Friday, March 15, 2013

Book Review: Vampires in the Lemon Grove, by Karen Russell

This review by Jenny Shank was previously published in the Dallas News.

Karen Russell’s imagination is turbocharged, so amped that at age 31 she’s already publishing her third inventive book, Vampires in the Lemon Grove. Her second story collection follows her rollicking 2011 novel Swamplandia!, about a family running an alligator-packed tourist attraction in the Everglades.

Swamplandia! was a finalist for last year’s Pulitzer Prize in fiction, infamously not awarded to any book. But there’s no need to cry for Russell. Judging from the skill and range she displays in these eight surprising stories, plenty of accolades await her.

Turning to each subsequent story in this collection feels like trading in a known quantity for whatever happens to be behind Curtain No. 3. Anything might happen — Presidents Eisenhower and Hayes might be reincarnated as horses, seagulls might alter the future or you could be in for a trip to a tailgating party in the Antarctic where you’ll be urged to root for perennial loser Team Krill over Yankees-like Team Whale (“It must be real tough, you cetaceous [expletives], to support the best team in the league”). In each story, Russell creates an entirely new world from scratch.

In the enchanting title story, Russell conjures a vampire named Clyde, whom most people mistake for “a small, kindly Italian grandfather.” He spends his days hanging out at Santa Francesca’s Lemon Grove in Italy, waiting for his wife, Magreb, to change back from a bat. “Human marriages amuse me,” he thinks, “the brevity of the commitment and all the ceremony that surrounds it.” After his “early years on the blood,” when Clyde met Magreb she convinced him that attacking people does nothing to relieve hunger. Still, these vampire vegetarians are left with an unquenchable thirst. For the moment, lemons offer some relief. The magic of this story is how Russell makes these undead vampires feel human.

Russell manages the same feat with monsters of her own invention in “Reeling for the Empire,” in which young women in Japan are signed up by a “Recruitment Agent” to work at a silk mill. He gives each woman a foul potion that gradually transforms her into a silkworm, her belly full of thread, compelled to spin silk for her captors in exchange for the mulberry leaves she now craves. This story, part horror, part fantasy, part literary fiction, reaches its climax when one cunning silkworm worker stages a thrilling insurrection.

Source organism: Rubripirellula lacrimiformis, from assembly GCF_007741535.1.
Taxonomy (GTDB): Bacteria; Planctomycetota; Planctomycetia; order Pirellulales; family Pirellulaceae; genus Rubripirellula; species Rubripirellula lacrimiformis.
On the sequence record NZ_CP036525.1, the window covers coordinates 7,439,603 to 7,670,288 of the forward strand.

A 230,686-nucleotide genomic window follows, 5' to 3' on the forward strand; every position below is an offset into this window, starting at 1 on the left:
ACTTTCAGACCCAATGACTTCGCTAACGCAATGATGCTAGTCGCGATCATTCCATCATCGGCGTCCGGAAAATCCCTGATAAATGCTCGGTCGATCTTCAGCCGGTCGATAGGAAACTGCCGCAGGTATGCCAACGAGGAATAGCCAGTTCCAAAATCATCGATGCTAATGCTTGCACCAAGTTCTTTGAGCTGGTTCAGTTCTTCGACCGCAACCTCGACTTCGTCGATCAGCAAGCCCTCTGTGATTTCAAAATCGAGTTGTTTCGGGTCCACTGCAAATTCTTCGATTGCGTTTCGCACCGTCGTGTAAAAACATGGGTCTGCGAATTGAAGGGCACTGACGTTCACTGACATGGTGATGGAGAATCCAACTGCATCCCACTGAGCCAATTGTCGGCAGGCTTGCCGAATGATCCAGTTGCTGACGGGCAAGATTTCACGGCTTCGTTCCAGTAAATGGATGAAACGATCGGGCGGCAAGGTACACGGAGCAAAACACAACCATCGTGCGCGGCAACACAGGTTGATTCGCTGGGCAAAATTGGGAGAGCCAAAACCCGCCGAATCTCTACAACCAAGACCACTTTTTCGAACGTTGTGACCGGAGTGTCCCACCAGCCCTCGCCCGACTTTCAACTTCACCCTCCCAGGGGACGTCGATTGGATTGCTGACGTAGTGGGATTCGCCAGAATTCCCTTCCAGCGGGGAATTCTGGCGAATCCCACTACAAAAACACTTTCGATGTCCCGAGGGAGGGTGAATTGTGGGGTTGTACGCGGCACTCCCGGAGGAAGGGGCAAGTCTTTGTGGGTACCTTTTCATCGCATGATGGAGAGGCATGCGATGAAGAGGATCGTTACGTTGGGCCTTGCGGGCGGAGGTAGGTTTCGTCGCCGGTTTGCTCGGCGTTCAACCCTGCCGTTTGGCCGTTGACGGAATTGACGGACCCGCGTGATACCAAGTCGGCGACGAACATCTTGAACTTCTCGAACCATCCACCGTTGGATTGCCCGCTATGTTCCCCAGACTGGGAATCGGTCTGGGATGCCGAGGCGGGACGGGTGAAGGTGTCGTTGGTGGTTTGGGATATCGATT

Tales of deprivation, drought and hardship on the American frontier are often horrifying, but Russell pushes the pioneer narrative toward outright horror in the skillful “Proving Up,” set in the tallgrass prairie of Nebraska. It revolves around a fascinating detail: To earn the title to their land, each family must improve their acreage, including adding a glass window to their sod dugouts. Glass is an unaffordable luxury, so the community shares one window, delivered by horse to each family who needs it to show the inspector. The families in Russell’s story, however, face more than just the hardship of drought and cruel weather, and must contend with a malevolent figure.

In “The New Veterans,” a massage therapist working with an Iraq war veteran whose back is tattooed with the scene of his friend’s death finds she can manipulate the images in the tattoo and draw some of the soldier’s memories and mental anguish into herself.

The voice of the narrator in “The Graveless Doll of Eric Mutis” doesn’t seem as though it belongs to a tough 14-year-old New Jersey boy named Larry Rubio — it sounds more like that of a brainy, award-winning novelist. But the other voices in the collection are so varied and convincing that it’s easy to forgive one slip.
Russell’s fantasies are compelling because they enhance reality — highlighting the deprivations caused by poverty, war or just being different — through her extraordinary metaphors. Although Russell digs deep into serious themes, her keen humor, joy and wonder remain in the foreground so that while the stories have a moral core, it’s secondary to sheer entertainment.

Jenny Shank’s first novel, The Ringer, won the High Plains Book Award.

Vampires in the Lemon Grove
Karen Russell
(Knopf, $24.95)

1 comment:

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